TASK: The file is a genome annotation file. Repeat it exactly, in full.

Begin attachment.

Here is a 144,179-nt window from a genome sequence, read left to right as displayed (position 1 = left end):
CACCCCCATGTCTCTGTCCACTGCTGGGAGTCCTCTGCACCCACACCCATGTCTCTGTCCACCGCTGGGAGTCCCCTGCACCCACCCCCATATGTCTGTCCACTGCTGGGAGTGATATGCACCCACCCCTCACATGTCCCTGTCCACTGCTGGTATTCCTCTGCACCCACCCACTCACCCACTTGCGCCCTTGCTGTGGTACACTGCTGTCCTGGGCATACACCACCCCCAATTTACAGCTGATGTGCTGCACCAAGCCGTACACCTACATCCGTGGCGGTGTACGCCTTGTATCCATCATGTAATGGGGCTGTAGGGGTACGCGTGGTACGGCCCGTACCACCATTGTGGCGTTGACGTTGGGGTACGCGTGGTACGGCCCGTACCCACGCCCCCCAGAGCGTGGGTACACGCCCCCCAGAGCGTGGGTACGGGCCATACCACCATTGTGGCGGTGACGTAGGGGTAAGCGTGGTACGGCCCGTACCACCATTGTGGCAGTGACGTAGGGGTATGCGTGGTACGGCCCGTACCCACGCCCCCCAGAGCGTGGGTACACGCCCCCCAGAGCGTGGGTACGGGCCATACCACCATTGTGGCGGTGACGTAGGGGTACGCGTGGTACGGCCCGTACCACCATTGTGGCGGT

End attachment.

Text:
Here is a 144,179-nt window from a genome sequence, read left to right as displayed (position 1 = left end):
CACCCCCATGTCTCTGTCCACTGCTGGGAGTCCTCTGCACCCACACCCATGTCTCTGTCCACCGCTGGGAGTCCCCTGCACCCACCCCCATATGTCTGTCCACTGCTGGGAGTGATATGCACCCACCCCTCACATGTCCCTGTCCACTGCTGGTATTCCTCTGCACCCACCCACTCACCCACTTGCGCCCTTGCTGTGGTACACTGCTGTCCTGGGCATACACCACCCCCAATTTACAGCTGATGTGCTGCACCAAGCCGTACACCTACATCCGTGGCGGTGTACGCCTTGTATCCATCATGTAATGGGGCTGTAGGGGTACGCGTGGTACGGCCCGTACCACCATTGTGGCGTTGACGTTGGGGTACGCGTGGTACGGCCCGTACCCACGCCCCCCAGAGCGTGGGTACACGCCCCCCAGAGCGTGGGTACGGGCCATACCACCATTGTGGCGGTGACGTAGGGGTAAGCGTGGTACGGCCCGTACCACCATTGTGGCAGTGACGTAGGGGTATGCGTGGTACGGCCCGTACCCACGCCCCCCAGAGCGTGGGTACACGCCCCCCAGAGCGTGGGTACGGGCCATACCACCATTGTGGCGGTGACGTAGGGGTACGCGTGGTACGGCCCGTACCACCATTGTGGCGGT